Lecture Description

In our Big Data age, the facts are supposed to speak for themselves and statistical data are just the kinds of facts everyone loves. With machine learning algorithms, the likelihood of ever greater reliance on numbers to predict everything from climate change to your next online shopping purchase to which detainees should be released on bail, suggests that all of us should be more informed consumers of how facts and Big Data work. As educators, history offers important lessons on the political context in which facts are produced and why some facts matter and others don’t. These lessons also raise important epistemological questions about knowledge itself. How does the need to simplify complex social phenomenon help and hurt human beings. A scholar once said, the most dangerous predator in the animal kingdom isn’t human beings, it’s categorization.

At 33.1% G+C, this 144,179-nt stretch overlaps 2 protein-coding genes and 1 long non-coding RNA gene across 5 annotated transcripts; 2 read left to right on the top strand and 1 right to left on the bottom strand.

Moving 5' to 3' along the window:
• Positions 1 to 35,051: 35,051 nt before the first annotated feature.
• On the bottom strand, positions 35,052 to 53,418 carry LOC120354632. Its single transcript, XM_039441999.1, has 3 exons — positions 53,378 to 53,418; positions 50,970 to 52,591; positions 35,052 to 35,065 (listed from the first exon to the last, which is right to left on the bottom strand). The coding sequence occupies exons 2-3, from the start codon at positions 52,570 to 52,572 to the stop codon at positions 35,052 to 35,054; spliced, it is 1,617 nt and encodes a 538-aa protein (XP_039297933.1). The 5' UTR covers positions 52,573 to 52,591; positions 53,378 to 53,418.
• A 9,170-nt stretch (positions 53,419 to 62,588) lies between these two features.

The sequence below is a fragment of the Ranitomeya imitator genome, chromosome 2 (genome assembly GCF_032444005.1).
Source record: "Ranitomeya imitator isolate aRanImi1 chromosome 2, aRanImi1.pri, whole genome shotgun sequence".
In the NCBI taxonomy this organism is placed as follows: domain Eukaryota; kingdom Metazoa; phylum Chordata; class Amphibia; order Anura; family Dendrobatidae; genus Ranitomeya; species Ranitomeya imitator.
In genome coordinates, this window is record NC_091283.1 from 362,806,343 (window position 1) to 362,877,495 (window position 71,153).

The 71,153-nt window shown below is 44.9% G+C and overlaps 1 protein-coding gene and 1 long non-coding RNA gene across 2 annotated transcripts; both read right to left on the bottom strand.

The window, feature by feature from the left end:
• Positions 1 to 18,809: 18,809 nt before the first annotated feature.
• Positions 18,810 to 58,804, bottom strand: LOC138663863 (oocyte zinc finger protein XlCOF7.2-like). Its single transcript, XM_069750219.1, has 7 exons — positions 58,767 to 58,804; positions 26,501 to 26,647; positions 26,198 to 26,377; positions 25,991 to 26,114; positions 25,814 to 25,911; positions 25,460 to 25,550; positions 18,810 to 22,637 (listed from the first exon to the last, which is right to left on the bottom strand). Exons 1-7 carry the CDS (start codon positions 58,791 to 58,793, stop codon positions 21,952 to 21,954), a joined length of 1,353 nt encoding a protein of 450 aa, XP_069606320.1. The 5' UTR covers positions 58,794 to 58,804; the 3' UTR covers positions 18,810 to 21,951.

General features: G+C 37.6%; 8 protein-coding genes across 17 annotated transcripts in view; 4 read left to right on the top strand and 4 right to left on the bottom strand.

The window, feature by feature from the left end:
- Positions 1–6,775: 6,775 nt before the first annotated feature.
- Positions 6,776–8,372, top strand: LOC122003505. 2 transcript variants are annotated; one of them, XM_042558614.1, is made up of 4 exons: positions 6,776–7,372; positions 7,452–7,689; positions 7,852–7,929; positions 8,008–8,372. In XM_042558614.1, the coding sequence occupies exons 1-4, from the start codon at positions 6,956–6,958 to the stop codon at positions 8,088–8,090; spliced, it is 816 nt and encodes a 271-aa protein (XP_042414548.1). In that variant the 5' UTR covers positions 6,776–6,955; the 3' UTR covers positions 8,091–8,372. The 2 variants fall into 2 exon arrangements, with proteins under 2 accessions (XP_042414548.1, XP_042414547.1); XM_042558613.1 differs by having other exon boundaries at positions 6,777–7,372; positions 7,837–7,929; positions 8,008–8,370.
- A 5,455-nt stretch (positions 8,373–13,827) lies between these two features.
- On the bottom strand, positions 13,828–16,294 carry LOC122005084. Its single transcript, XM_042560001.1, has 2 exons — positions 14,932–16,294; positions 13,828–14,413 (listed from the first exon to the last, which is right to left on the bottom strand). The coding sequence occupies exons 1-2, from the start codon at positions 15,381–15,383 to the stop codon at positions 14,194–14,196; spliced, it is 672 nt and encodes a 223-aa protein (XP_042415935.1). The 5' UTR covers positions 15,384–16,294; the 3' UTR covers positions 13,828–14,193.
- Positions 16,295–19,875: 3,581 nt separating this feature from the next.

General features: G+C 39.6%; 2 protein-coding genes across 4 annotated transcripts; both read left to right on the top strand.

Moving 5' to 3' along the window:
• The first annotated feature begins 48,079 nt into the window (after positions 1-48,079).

Education General and Historiography

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Khalil Gibran Muhammad

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